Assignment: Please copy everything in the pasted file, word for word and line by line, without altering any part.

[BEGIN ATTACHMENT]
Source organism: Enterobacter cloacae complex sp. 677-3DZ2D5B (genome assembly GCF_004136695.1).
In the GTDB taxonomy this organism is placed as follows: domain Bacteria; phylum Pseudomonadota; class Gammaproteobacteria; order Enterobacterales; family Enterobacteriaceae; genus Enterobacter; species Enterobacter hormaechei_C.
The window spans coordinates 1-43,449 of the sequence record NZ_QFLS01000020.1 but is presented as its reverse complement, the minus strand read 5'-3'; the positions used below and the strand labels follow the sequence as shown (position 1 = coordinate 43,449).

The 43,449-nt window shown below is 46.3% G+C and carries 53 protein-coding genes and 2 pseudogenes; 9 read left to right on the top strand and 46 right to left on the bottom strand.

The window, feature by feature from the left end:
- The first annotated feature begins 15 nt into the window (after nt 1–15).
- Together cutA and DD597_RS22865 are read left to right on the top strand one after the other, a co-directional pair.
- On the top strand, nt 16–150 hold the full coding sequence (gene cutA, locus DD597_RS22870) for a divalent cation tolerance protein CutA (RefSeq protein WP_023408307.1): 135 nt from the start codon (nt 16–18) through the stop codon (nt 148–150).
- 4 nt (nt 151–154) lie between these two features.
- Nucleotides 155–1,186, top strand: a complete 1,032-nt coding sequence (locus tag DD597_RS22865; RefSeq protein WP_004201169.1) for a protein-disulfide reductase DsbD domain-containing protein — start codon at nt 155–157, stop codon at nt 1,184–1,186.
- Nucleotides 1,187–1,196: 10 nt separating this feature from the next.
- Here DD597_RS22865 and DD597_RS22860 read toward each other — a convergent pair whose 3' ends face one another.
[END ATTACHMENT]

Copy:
Source organism: Enterobacter cloacae complex sp. 677-3DZ2D5B (genome assembly GCF_004136695.1).
In the GTDB taxonomy this organism is placed as follows: domain Bacteria; phylum Pseudomonadota; class Gammaproteobacteria; order Enterobacterales; family Enterobacteriaceae; genus Enterobacter; species Enterobacter hormaechei_C.
The window spans coordinates 1-43,449 of the sequence record NZ_QFLS01000020.1 but is presented as its reverse complement, the minus strand read 5'-3'; the positions used below and the strand labels follow the sequence as shown (position 1 = coordinate 43,449).

The 43,449-nt window shown below is 46.3% G+C and carries 53 protein-coding genes and 2 pseudogenes; 9 read left to right on the top strand and 46 right to left on the bottom strand.

The window, feature by feature from the left end:
- The first annotated feature begins 15 nt into the window (after nt 1–15).
- Together cutA and DD597_RS22865 are read left to right on the top strand one after the other, a co-directional pair.
- On the top strand, nt 16–150 hold the full coding sequence (gene cutA, locus DD597_RS22870) for a divalent cation tolerance protein CutA (RefSeq protein WP_023408307.1): 135 nt from the start codon (nt 16–18) through the stop codon (nt 148–150).
- 4 nt (nt 151–154) lie between these two features.
- Nucleotides 155–1,186, top strand: a complete 1,032-nt coding sequence (locus tag DD597_RS22865; RefSeq protein WP_004201169.1) for a protein-disulfide reductase DsbD domain-containing protein — start codon at nt 155–157, stop codon at nt 1,184–1,186.
- Nucleotides 1,187–1,196: 10 nt separating this feature from the next.
- Here DD597_RS22865 and DD597_RS22860 read toward each other — a convergent pair whose 3' ends face one another.